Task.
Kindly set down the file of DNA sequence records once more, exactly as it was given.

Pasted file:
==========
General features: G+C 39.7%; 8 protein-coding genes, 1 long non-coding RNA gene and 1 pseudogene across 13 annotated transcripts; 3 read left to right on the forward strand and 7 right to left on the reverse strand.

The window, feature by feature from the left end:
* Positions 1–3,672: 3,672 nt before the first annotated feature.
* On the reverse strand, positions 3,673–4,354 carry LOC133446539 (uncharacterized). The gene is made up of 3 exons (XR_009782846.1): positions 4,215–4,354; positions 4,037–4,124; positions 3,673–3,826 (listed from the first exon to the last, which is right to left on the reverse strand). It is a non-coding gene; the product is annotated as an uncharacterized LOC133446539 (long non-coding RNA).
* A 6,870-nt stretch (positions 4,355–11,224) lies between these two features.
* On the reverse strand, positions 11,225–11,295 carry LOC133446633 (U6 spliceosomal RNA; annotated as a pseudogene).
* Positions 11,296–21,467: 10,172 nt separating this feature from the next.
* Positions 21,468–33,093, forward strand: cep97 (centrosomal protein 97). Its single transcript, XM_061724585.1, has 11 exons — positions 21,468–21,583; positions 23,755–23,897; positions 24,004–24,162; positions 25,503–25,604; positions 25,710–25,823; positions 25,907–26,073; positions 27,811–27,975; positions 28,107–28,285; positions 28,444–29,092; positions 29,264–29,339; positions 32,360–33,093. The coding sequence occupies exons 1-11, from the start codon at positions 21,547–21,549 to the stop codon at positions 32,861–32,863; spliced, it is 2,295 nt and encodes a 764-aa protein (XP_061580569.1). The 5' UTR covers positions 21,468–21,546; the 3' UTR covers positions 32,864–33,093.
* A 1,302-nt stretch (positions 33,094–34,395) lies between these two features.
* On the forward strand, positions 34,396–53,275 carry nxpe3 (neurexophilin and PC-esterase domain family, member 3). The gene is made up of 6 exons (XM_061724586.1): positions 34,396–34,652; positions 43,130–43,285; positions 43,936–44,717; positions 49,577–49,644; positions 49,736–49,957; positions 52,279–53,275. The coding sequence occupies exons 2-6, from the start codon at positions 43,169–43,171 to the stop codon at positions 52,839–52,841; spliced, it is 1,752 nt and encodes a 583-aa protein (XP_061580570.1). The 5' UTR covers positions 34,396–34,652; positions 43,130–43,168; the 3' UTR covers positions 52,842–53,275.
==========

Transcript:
General features: G+C 39.7%; 8 protein-coding genes, 1 long non-coding RNA gene and 1 pseudogene across 13 annotated transcripts; 3 read left to right on the forward strand and 7 right to left on the reverse strand.

The window, feature by feature from the left end:
* Positions 1–3,672: 3,672 nt before the first annotated feature.
* On the reverse strand, positions 3,673–4,354 carry LOC133446539 (uncharacterized). The gene is made up of 3 exons (XR_009782846.1): positions 4,215–4,354; positions 4,037–4,124; positions 3,673–3,826 (listed from the first exon to the last, which is right to left on the reverse strand). It is a non-coding gene; the product is annotated as an uncharacterized LOC133446539 (long non-coding RNA).
* A 6,870-nt stretch (positions 4,355–11,224) lies between these two features.
* On the reverse strand, positions 11,225–11,295 carry LOC133446633 (U6 spliceosomal RNA; annotated as a pseudogene).
* Positions 11,296–21,467: 10,172 nt separating this feature from the next.
* Positions 21,468–33,093, forward strand: cep97 (centrosomal protein 97). Its single transcript, XM_061724585.1, has 11 exons — positions 21,468–21,583; positions 23,755–23,897; positions 24,004–24,162; positions 25,503–25,604; positions 25,710–25,823; positions 25,907–26,073; positions 27,811–27,975; positions 28,107–28,285; positions 28,444–29,092; positions 29,264–29,339; positions 32,360–33,093. The coding sequence occupies exons 1-11, from the start codon at positions 21,547–21,549 to the stop codon at positions 32,861–32,863; spliced, it is 2,295 nt and encodes a 764-aa protein (XP_061580569.1). The 5' UTR covers positions 21,468–21,546; the 3' UTR covers positions 32,864–33,093.
* A 1,302-nt stretch (positions 33,094–34,395) lies between these two features.
* On the forward strand, positions 34,396–53,275 carry nxpe3 (neurexophilin and PC-esterase domain family, member 3). The gene is made up of 6 exons (XM_061724586.1): positions 34,396–34,652; positions 43,130–43,285; positions 43,936–44,717; positions 49,577–49,644; positions 49,736–49,957; positions 52,279–53,275. The coding sequence occupies exons 2-6, from the start codon at positions 43,169–43,171 to the stop codon at positions 52,839–52,841; spliced, it is 1,752 nt and encodes a 583-aa protein (XP_061580570.1). The 5' UTR covers positions 34,396–34,652; positions 43,130–43,168; the 3' UTR covers positions 52,842–53,275.